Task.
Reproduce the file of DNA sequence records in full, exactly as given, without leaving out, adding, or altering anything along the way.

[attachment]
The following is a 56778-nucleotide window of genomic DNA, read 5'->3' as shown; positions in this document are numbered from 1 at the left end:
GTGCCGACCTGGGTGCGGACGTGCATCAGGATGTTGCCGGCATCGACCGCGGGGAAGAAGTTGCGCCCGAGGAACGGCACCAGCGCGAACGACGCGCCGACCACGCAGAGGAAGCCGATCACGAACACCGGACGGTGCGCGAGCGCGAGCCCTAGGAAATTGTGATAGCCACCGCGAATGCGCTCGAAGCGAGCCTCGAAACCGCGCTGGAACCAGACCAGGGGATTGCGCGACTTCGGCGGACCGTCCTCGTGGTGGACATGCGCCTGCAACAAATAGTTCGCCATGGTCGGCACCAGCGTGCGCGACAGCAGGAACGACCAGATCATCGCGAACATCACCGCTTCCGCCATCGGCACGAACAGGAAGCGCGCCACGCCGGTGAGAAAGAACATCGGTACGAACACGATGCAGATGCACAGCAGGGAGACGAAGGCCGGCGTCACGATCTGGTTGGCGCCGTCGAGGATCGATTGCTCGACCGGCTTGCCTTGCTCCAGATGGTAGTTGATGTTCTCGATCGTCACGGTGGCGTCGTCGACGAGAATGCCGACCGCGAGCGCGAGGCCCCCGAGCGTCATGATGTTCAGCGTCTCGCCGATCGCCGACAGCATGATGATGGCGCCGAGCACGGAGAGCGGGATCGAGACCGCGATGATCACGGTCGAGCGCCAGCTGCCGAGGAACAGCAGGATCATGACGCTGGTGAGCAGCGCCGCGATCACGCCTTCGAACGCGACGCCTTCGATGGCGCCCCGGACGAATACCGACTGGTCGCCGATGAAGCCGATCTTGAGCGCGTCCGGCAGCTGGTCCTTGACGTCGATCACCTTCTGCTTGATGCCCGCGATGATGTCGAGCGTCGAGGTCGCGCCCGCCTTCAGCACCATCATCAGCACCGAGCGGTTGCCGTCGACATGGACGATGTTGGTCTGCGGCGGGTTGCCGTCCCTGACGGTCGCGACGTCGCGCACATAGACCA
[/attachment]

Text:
The following is a 56778-nucleotide window of genomic DNA, read 5'->3' as shown; positions in this document are numbered from 1 at the left end:
GTGCCGACCTGGGTGCGGACGTGCATCAGGATGTTGCCGGCATCGACCGCGGGGAAGAAGTTGCGCCCGAGGAACGGCACCAGCGCGAACGACGCGCCGACCACGCAGAGGAAGCCGATCACGAACACCGGACGGTGCGCGAGCGCGAGCCCTAGGAAATTGTGATAGCCACCGCGAATGCGCTCGAAGCGAGCCTCGAAACCGCGCTGGAACCAGACCAGGGGATTGCGCGACTTCGGCGGACCGTCCTCGTGGTGGACATGCGCCTGCAACAAATAGTTCGCCATGGTCGGCACCAGCGTGCGCGACAGCAGGAACGACCAGATCATCGCGAACATCACCGCTTCCGCCATCGGCACGAACAGGAAGCGCGCCACGCCGGTGAGAAAGAACATCGGTACGAACACGATGCAGATGCACAGCAGGGAGACGAAGGCCGGCGTCACGATCTGGTTGGCGCCGTCGAGGATCGATTGCTCGACCGGCTTGCCTTGCTCCAGATGGTAGTTGATGTTCTCGATCGTCACGGTGGCGTCGTCGACGAGAATGCCGACCGCGAGCGCGAGGCCCCCGAGCGTCATGATGTTCAGCGTCTCGCCGATCGCCGACAGCATGATGATGGCGCCGAGCACGGAGAGCGGGATCGAGACCGCGATGATCACGGTCGAGCGCCAGCTGCCGAGGAACAGCAGGATCATGACGCTGGTGAGCAGCGCCGCGATCACGCCTTCGAACGCGACGCCTTCGATGGCGCCCCGGACGAATACCGACTGGTCGCCGATGAAGCCGATCTTGAGCGCGTCCGGCAGCTGGTCCTTGACGTCGATCACCTTCTGCTTGATGCCCGCGATGATGTCGAGCGTCGAGGTCGCGCCCGCCTTCAGCACCATCATCAGCACCGAGCGGTTGCCGTCGACATGGACGATGTTGGTCTGCGGCGGGTTGCCGTCCCTGACGGTCGCGACGTCGCGCACATAGACCA